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Princess Diana’s “shame bike” sells at auction for hefty sum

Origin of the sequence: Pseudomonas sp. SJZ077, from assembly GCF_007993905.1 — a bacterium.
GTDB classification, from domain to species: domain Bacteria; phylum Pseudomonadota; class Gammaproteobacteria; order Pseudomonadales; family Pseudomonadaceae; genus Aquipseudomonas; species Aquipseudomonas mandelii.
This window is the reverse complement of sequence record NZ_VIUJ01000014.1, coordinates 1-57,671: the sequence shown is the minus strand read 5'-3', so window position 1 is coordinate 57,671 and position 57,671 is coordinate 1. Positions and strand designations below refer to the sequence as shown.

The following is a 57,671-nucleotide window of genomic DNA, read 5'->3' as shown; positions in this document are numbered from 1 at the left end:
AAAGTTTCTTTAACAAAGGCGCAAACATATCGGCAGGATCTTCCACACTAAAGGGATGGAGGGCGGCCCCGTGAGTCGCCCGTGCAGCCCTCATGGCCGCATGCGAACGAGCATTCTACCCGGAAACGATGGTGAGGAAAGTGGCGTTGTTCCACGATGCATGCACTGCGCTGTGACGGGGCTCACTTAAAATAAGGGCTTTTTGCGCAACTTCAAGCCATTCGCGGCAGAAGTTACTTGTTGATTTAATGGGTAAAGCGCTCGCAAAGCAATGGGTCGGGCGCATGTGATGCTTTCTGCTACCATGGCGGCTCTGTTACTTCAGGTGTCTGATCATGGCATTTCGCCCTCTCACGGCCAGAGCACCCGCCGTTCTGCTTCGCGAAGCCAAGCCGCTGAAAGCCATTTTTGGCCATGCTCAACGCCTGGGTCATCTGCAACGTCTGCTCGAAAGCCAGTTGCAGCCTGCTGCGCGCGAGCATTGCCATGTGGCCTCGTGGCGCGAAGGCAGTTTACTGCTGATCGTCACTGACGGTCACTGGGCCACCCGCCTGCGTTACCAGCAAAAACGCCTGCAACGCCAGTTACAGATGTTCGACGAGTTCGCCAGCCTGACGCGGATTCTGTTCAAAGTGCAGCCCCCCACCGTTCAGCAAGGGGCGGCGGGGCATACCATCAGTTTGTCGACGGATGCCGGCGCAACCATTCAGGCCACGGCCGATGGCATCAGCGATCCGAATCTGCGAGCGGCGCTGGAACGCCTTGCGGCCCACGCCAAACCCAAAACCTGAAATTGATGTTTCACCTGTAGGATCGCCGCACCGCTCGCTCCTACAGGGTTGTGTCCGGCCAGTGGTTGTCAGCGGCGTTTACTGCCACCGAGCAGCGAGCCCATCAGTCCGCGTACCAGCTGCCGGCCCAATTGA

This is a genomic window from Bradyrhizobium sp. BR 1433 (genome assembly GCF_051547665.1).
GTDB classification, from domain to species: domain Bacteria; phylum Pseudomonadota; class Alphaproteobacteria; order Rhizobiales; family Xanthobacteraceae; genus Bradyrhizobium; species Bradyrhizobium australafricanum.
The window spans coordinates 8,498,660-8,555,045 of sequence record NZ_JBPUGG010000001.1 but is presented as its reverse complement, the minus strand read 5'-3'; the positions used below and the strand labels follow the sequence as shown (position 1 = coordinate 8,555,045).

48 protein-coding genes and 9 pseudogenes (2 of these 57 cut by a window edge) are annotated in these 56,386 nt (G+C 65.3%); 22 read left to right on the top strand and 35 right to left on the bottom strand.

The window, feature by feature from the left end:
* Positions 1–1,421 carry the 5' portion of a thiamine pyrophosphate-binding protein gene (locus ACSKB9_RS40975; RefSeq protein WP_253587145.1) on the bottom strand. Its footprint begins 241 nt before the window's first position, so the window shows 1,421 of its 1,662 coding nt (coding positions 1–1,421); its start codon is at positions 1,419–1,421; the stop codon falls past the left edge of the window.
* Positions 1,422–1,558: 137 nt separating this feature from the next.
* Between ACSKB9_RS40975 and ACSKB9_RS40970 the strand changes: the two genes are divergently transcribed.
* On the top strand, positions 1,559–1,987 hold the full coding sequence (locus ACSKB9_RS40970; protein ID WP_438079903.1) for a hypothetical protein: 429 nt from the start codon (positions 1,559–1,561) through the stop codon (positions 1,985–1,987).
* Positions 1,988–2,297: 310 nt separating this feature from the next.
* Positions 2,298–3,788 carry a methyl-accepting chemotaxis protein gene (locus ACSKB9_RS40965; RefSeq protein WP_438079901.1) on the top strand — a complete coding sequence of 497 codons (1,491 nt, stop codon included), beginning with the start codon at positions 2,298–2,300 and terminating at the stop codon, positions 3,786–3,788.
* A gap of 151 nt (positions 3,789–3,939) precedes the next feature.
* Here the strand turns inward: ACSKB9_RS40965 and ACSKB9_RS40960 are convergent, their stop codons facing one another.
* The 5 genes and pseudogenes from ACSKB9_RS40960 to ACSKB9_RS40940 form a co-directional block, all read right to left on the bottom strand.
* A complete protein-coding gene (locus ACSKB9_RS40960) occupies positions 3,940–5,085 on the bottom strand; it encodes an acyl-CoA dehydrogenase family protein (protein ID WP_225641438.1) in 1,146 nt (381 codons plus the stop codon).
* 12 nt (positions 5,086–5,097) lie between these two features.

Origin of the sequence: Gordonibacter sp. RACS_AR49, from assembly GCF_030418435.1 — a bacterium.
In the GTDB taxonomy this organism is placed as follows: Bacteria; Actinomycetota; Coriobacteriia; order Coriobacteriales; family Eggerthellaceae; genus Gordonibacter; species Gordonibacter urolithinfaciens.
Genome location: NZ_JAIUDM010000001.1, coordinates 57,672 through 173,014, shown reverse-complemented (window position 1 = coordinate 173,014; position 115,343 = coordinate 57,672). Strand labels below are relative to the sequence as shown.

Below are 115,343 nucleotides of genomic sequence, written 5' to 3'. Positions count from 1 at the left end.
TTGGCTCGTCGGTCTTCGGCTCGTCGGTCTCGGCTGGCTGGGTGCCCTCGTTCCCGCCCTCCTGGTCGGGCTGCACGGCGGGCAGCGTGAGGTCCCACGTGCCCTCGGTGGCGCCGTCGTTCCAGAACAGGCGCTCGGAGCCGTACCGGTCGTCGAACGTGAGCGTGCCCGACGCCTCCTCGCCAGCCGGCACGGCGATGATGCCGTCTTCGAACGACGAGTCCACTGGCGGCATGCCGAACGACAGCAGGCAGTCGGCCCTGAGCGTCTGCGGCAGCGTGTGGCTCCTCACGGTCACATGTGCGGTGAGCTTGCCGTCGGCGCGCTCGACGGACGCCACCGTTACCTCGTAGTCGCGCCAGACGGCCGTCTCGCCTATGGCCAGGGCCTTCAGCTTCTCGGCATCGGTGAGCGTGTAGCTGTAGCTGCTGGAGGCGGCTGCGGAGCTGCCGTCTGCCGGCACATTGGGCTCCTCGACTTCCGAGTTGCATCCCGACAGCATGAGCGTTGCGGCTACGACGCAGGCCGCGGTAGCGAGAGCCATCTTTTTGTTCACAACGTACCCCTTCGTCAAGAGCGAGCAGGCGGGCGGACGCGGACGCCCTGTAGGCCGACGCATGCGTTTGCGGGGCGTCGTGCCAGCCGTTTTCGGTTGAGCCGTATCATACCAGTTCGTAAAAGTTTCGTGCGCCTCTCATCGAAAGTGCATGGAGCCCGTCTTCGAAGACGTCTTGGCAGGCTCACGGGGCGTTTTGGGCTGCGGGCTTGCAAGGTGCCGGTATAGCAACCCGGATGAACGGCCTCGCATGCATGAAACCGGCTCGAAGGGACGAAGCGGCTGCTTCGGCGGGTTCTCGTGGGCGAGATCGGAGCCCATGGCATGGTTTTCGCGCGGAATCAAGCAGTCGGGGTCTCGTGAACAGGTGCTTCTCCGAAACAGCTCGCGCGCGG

<p>A bicycle once used by Princess Diana has sold at auction for a shocking $79,000.</p> <p>Barry Glazer, Baltimore attorney, bid $79,000 for the blue Raleigh bicycle during a<span> </span><a rel="noopener" href="https://www.burstowandhewett.co.uk/news/auction-find-lady-diana%E2%80%99s-bicycle/" target="_blank">Burstow &amp; Hewett Auctioneers</a><span> </span>auction in East Sussex last week.</p> <p>The bike was used by Princess Diana before her marriage to Prince Charles and had to be sold as the palace thought it was "not fit for a princess".</p> <p><img style="width: 500px; height:281.25px;" src="https://oversixtydev.blob.core.windows.net/media/7841108/diana-2.jpg" alt="" data-udi="umb://media/cb97f448a64f467cb69dcbf0ad38eea3" /></p> <div class="post_body_wrapper"> <div class="post_body"> <div class="body_text redactor-styles redactor-in"> <p>The<span> </span><a rel="noopener" href="https://www.sussexlive.co.uk/news/sussex-news/princess-dianas-shame-bike-sold-5353641" target="_blank">press</a><span> </span>quickly began calling it Diana's "shame" bike and the Princess quickly sold it.</p> <p>Glazer has big plans for the bike as he will be "setting up a memorial dedicated to the British Family's basic racist roots".</p> <p>"The memorial will be set up in an enclave in his office located in a historic building, utilised by the underground 'railroad' to assist slaves to freedom in Baltimore," the statement said.</p> <p>African slaves were shipped to Baltimore by the English in 1642 to work on tobacco plantations.</p> <p>Glazer's firm said that the bike had become a "famous symbol of Diana's oppression".</p> <p>He also referenced comments made about racism by Prince Harry and Meghan Markle during their interview with Oprah Winfrey.</p> <p>"The memorial is particularly relevant now considering the present controversy with Harry and Meghan accusing their Royal Family of racism," the statement continued.</p> <p>"[Glazer] explained that the Royal Family's claim for superiority is rooted in the logic of white supremacy," the statement said.</p> </div> </div> </div>